Konate’s Block Party Sets Record

Konate’s Block Party Sets Record


MORGANTOWN, W.Va. — Given the rate at which he was blocking shots through his first seven games of the season, there wasn’t a watch party underway for Sagaba Konate and his pursuit of West Virginia’s career blocked shots record on Saturday afternoon.

West Virginia forward Sagaba Konate (50) blocks the shot attempt of Buffalo’s Nick Perkins

Coming in to the renewal of the Backyard Brawl with Pitt, Konate had 15 rejections on the season, an average of 2.1 per game. Limited time on the court due to a balky knee, as well as unwillingness on the part of many teams to challenge him inside, had combined to drop his average a bit this year. Add in the fact that his availability was in question due to some comments from head coach Bob Huggins, and there wasn’t a countdown tracker or a thought that this could be the day he’d pass D’or Fischer on WVU’s all-time list, whom he trailed by six as the teams tipped off.

It remained that way through the first half, even after Konate book-ended an excellent block by Esa Ahmad with one of his own at the 1:52 mark that led to a WVU lay-up and a 34-21 lead. Then the switch flipped.

The second half featured a block party that was the equal of any ever seen on Grant Avenue. Konate swatted away shots at 18:02, 15:49, 10:41 and 9:37, the tied the record at 6:16 when he took the ball right out of the hands of Pitt’s Trey McGowens at the rim with one of his signature two-handed stuffs. That the tying rejection came on such a play was certainly fitting, as it will be just those plays for which he will be long-remembered by WVU hoop fans.

Then to cap it off, Konate again brushed Gowens aside at the 3:54 mark, turning away an ill-advised dunk attempt for his seventh of Wilsonburger of the game. That gave him 191 on his career, pushing him past Fischer’s previous mark of 190.

Konate said the career record meant a lot to him, and it’s a number that he will certainly build upon through the rest of this year. In the short term, though, his dominance of the lane on the defensive end had a huge impact in getting the much-needed win over Pitt. The Panthers had at least another 3-4 shots inside that missed due to Konate’s presence, which forced high-arcing or awkward shots to keep them away from his block radius.  Pitt made just nine of its 33 second half field goal attempts, so credit Konate directly with at least eight of those misses.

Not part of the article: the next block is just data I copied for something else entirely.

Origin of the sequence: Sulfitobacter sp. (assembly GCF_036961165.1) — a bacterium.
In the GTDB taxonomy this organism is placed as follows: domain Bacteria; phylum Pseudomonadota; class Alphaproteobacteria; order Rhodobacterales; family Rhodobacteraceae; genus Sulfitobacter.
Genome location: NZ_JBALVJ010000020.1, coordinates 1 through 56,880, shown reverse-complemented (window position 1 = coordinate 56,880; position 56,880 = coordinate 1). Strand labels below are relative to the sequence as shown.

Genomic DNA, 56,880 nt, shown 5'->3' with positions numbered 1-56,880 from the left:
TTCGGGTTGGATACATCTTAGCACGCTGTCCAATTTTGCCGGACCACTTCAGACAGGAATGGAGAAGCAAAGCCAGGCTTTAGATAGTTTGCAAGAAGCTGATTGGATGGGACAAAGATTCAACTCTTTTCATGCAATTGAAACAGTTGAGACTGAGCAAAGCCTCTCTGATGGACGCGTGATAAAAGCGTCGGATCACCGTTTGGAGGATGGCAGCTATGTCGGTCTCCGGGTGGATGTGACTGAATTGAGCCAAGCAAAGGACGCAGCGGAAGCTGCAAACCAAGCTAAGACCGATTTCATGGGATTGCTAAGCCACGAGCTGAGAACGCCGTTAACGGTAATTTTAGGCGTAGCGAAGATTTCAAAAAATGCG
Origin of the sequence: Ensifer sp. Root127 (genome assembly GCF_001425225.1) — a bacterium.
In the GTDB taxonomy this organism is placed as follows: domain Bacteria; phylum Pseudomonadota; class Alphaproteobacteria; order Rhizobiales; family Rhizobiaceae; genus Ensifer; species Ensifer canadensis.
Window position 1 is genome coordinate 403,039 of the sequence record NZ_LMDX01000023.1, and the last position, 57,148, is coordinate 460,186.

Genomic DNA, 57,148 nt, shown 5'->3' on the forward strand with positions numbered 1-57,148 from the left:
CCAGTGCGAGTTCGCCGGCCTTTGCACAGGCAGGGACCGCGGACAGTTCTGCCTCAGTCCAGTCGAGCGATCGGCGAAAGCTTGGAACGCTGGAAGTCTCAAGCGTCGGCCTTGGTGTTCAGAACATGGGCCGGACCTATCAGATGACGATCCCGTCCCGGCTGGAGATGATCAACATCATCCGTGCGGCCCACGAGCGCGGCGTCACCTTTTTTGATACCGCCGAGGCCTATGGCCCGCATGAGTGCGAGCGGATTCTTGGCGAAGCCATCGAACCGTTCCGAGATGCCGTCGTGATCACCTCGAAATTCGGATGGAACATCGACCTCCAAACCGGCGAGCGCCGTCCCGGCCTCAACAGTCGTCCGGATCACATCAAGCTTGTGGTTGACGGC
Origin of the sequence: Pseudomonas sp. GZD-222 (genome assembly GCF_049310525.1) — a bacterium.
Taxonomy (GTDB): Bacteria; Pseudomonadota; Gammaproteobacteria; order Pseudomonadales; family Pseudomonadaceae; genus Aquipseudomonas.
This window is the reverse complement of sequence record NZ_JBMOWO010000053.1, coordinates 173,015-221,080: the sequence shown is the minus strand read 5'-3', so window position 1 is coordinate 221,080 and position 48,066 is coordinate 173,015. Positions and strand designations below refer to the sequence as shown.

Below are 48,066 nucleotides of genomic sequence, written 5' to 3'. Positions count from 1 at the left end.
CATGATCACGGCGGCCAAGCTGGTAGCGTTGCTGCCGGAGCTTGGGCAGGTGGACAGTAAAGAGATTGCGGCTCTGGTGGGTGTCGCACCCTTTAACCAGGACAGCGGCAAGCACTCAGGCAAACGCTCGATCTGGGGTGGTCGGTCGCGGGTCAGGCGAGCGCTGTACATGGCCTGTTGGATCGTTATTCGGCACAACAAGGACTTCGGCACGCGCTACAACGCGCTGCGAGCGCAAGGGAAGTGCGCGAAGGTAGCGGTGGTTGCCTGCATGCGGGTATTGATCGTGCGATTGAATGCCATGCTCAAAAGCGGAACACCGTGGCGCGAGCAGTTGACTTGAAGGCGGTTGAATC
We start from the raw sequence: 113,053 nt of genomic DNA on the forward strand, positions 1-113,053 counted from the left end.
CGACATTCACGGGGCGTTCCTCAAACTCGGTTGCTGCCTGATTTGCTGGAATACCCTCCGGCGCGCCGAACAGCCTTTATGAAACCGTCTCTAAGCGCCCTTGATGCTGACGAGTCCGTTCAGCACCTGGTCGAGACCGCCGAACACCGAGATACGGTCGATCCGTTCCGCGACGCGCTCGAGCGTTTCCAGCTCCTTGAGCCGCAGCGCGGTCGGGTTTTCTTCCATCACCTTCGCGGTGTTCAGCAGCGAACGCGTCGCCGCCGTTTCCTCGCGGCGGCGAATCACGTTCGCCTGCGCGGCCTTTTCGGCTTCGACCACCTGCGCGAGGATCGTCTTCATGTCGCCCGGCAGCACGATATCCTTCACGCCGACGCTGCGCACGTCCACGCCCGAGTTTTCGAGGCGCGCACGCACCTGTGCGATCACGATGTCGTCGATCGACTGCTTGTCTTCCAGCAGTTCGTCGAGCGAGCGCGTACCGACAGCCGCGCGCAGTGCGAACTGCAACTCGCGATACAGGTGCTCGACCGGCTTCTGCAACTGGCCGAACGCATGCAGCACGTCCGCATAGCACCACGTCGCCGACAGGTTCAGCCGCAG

The game marked the fourth time in which Konate has blocked seven or more shots in a contest. He hit that number against Kentucky and Baylor last year, and tied WVU’s single-game mark of nine (shared with Fischer) against Baylor. Only he, Jon Flowers, Joe Alexander and Marcus Goree have blocked as many as seven shots in a Mountaineer game since records of that statistic have been kept.

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  • #76784

    Konate’s Block Party Sets Record MORGANTOWN, W.Va. — Given the rate at which he was blocking shots through his first seven games of the season, there
    [See the full post at: Konate’s Block Party Sets Record]

    #76798

    Some of my thoughts and observations, from a guy who knows far less than a lot of you guys about the game:

    Sags is a man amongst boys in the paint–no other way to put it. That’s apparent on a game by game basis when the opposing player, on a fast break, hears a hustling Sags’ footsteps, and instead of going for the layup, flips it to a trailing player, often resulting in either as errant pass, or ill-advised shot for no score.